Dotan Saguy – Nowhere to Go but Everywhere

Review by Melanie Chapman

During these past few months of the pandemic, haven’t we each found ourselves staring out windows, looking for signs of life, and longing to travel near and far once again? 

Dotan Saguy’s newest work Nowhere to Go but Everywhere arrives at a perfect time. Even if the book’s title, taken from a Jack Keroac quote, does not seem familiar, the cover image of two young children staring up and out of windows will immediately draw the viewer in to Saguy’s intimate portrait of lives lived on the road.

Celebrated for his previous book Venice Beach (a dynamic collection of black and white images documenting the creep of gentrification along a sandy strip of Southern California coastline) Saguy revisits some of the same themes in his new work, but invests more deeply in one specific family and in so doing, offers the viewer an understanding of what it means to trust someone else’s vision and the price of freedom.

A chance encounter with some “vehicle dwellers” on their first day in Los Angeles led Saguy to meet Ismael and Greice Reis and their three kids. Having left their home in Brazil two years earlier in search of the American dream, they soon realized the pursuit of material comforts was tearing them apart. Facing challenges such as financial uncertainty and loss of faith, the Reis family chose to both run away and pull themselves closer together. They bought a small school bus and converted it into their home on wheels. 

Van-life Instagram posing this is not. During their ten-month stay in Los Angeles, they face economic uncertainty, language barriers, engine problems, and a visit from a Social Services officer investigating the welfare of the kids. Saguy documents all this and more with the keen eye of a gifted photographer and the sensitivity of a trusted friend.

An unconventional book about unconventional people, this new limited Artist edition (1,000) hardcover publication from Kehrer Verlag may take a moment to adjust to. Full-bleed images pull the viewer in to the tight environment shared by five people. But to this reviewer, the design choice to have most images interrupted by the center binding does not serve Saguy’s artistry and is the one criticism with this otherwise handsome photobook.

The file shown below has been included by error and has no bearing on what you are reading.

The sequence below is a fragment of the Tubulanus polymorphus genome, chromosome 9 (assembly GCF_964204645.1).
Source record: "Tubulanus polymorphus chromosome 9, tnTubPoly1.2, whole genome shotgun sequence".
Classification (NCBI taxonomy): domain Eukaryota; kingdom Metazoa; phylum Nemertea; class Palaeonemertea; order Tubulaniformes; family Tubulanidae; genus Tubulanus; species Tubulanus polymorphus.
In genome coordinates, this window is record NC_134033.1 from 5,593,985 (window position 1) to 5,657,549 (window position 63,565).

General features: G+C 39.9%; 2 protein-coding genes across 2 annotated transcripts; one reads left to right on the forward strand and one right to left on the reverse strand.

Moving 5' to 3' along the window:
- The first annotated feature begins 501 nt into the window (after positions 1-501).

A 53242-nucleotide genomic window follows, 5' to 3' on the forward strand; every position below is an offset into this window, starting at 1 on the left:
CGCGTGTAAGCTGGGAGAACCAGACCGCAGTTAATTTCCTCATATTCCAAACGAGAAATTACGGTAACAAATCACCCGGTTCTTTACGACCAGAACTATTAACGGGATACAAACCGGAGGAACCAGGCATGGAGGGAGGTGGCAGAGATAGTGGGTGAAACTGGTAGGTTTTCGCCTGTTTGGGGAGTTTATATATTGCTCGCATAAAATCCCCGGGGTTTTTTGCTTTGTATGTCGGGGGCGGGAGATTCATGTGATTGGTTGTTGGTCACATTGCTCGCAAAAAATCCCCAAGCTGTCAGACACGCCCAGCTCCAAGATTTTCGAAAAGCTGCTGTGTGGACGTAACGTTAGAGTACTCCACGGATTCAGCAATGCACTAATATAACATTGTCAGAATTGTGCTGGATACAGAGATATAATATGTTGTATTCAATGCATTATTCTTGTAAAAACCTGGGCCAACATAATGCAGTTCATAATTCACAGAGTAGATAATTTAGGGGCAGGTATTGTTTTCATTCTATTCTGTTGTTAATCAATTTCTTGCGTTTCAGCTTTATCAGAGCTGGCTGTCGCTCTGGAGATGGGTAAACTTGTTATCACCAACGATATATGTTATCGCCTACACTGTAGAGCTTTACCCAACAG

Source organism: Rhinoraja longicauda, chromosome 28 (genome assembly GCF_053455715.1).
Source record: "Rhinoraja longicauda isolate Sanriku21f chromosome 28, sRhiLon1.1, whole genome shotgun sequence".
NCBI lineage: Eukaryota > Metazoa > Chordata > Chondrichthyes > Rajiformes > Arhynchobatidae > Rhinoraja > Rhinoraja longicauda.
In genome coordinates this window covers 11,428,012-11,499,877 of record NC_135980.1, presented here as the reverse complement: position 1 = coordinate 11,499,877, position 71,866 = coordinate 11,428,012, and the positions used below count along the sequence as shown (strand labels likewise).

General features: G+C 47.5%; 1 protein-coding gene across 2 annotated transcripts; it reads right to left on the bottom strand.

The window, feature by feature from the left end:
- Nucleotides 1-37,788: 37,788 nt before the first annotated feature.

Saguy’s consistent gift with black and white is complimented through his use of Leica M camera equipment, as a special notation at the back of the book makes sure to point out. The 75 images that chronicle their cramped quarters and expansive lives are matte-printed with the deep tonality that those familiar with previous publications of Saguy’s work would come to expect. Interspersed among these images are colorful pages 2/3rds the size, revealing closeup patterns of clothing they sell and the tapestries which decorate and separate their living space. Fragments of conversations are printed large in a bold text. Upon turning those pages, one discovers stories of the Reis family’s beginnings in Brazil; the crumbling of their Mormon beliefs, and the reasons why they have chosen to home-school their children while exploring the United States. 

The more one spends time with this family and with this beautiful poem of a book, the less peculiar and more appealing all of these choices will seem.

Though Los Angeles may now be in their rear-view mirror, the Reis family and Dotay Saguy’s beautiful new book Nowhere to Go but Everywhere should stay with you for years to come.


Dotan Saguy’s photobook previously featured on PhotoBook Journal; Venice Beach


Nowhere to Go but Everywhere, Dotan Saguy

Photographer: Dotan Saguy, born in Israel; raised in Paris; lives in Los Angeles, California

Publisher: Kehrer Heidelberg Berlin, Germany; copyright 2020

Text: Dotan Saguy, and Ismael and Greice Reis

Language: English

Hardback with photograph and Pattern; 170 pages, non-paginated; sewn; edition of 1,000, printed and bound in Germany

Photobook Designer: Hannah Feldmeier



Articles & photographs published on PhotoBook Journal may not be reproduced without the permission of the PhotoBook Journal staff and the photographer(s).

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